“Oh, they freaked, of course.  They thought I was trying to rob the place.  But no.  I wasn’t after their money; I only wanted to keep my money.  I wanted them to bring the milk and bread up to the front of the store, so that I wouldn’t circle the aisles picking up this and that.”

“Perhaps, you could have found a different way to deal with things, Mrs. Smith.”

“Yes, I suppose,” she agreed, reluctantly.  “Am I crazy?”

“No, not crazy.  Just, well…. Let’s say, you had an inappropriate reaction.”

Dr. Nestly sat back down in his chair.  His argyle sock slipped down into his shoe.  Thirty-five dollars a pair and he was still pulling his socks up like a poor school boy.   What a rip-off.

“So, what’s going to happen to me now?” she asked.  Her eyes were locked on his breast pocket and the square lump of smokes.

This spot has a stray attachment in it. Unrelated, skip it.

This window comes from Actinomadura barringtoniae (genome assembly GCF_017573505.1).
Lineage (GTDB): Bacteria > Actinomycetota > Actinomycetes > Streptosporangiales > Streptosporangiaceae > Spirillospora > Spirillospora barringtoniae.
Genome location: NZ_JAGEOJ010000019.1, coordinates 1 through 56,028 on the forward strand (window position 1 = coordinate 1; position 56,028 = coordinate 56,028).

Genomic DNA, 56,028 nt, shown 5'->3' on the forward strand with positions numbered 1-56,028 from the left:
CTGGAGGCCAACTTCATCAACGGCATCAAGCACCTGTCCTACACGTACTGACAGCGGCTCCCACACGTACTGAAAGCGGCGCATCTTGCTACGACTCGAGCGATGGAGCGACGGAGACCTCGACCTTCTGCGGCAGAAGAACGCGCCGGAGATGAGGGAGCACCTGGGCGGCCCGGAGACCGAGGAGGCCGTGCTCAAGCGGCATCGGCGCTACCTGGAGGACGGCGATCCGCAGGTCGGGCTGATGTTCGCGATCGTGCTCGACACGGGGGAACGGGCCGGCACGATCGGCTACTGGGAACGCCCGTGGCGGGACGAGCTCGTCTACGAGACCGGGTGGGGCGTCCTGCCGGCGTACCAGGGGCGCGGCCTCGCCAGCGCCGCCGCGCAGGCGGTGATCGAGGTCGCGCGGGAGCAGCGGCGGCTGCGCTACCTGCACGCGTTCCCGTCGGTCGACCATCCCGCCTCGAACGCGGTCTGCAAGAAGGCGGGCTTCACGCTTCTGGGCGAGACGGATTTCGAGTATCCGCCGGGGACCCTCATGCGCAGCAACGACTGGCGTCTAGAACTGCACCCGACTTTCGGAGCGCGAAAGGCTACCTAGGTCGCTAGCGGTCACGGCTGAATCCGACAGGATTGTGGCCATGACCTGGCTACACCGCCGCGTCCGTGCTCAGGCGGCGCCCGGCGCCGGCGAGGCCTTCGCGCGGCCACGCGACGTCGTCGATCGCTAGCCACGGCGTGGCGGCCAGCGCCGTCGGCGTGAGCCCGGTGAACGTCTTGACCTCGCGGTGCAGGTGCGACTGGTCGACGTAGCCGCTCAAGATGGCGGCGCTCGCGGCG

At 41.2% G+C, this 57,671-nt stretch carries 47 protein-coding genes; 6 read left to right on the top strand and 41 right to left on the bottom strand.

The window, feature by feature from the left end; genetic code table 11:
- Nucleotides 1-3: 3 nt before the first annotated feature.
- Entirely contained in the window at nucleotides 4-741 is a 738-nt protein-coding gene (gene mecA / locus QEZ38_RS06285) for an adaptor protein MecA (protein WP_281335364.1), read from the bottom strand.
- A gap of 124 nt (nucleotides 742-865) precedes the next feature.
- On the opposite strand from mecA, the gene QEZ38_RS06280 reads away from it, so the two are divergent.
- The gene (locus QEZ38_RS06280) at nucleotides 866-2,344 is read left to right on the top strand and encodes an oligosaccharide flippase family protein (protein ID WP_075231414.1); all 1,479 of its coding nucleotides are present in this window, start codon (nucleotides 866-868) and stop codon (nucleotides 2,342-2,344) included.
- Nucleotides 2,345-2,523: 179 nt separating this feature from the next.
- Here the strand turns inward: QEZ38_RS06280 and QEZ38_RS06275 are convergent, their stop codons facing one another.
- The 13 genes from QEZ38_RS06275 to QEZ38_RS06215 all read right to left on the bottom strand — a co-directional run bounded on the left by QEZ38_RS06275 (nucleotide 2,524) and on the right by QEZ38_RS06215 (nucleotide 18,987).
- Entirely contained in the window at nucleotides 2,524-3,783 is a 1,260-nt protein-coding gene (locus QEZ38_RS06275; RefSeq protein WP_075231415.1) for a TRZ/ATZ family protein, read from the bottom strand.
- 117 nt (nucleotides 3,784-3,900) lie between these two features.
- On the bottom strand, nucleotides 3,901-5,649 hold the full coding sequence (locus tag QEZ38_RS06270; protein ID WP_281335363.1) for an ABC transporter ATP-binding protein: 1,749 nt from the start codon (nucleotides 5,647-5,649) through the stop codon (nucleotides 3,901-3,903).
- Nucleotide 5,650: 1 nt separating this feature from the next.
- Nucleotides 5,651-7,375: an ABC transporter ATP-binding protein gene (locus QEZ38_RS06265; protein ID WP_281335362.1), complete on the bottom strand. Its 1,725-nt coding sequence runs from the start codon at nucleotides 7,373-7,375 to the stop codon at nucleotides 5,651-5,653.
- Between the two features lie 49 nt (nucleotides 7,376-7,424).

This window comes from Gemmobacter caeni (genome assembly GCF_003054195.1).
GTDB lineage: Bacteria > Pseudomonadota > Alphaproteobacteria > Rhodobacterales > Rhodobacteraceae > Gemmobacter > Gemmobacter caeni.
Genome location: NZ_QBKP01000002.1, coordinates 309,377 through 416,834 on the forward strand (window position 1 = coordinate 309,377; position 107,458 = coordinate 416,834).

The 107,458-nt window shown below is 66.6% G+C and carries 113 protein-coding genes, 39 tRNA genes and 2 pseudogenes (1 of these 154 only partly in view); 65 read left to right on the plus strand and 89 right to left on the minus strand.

“Well, thirty days of observation, Joan.  May I call you Joan?.”  Her head bobbed again.  “Let’s not worry beyond that.  This is just your initial interview.  Tomorrow we will talk some more.”  He wasn’t going to offer her another cigarette.  “Let’s concentrate on how we respond to outside stimuli, shall we?  Tonight, I want you to think about this:  True, there are many temptations, but a merchant can not sell what the buyer will not buy.”

He smiled at her, pleased with his spontaneous attempt at poetry.


Dr. Nestly propped his feet on the desk and sat back in his chair.  His eyes scanned the room, the empty chair, the full bookcase, the framed portrait of his brand new wife inside the brand new picture frame, but he did not see any of it.  The soft, gray wool of his right sock drooped over his shoe, obscuring the nice diamond pattern and looking totally nerdy.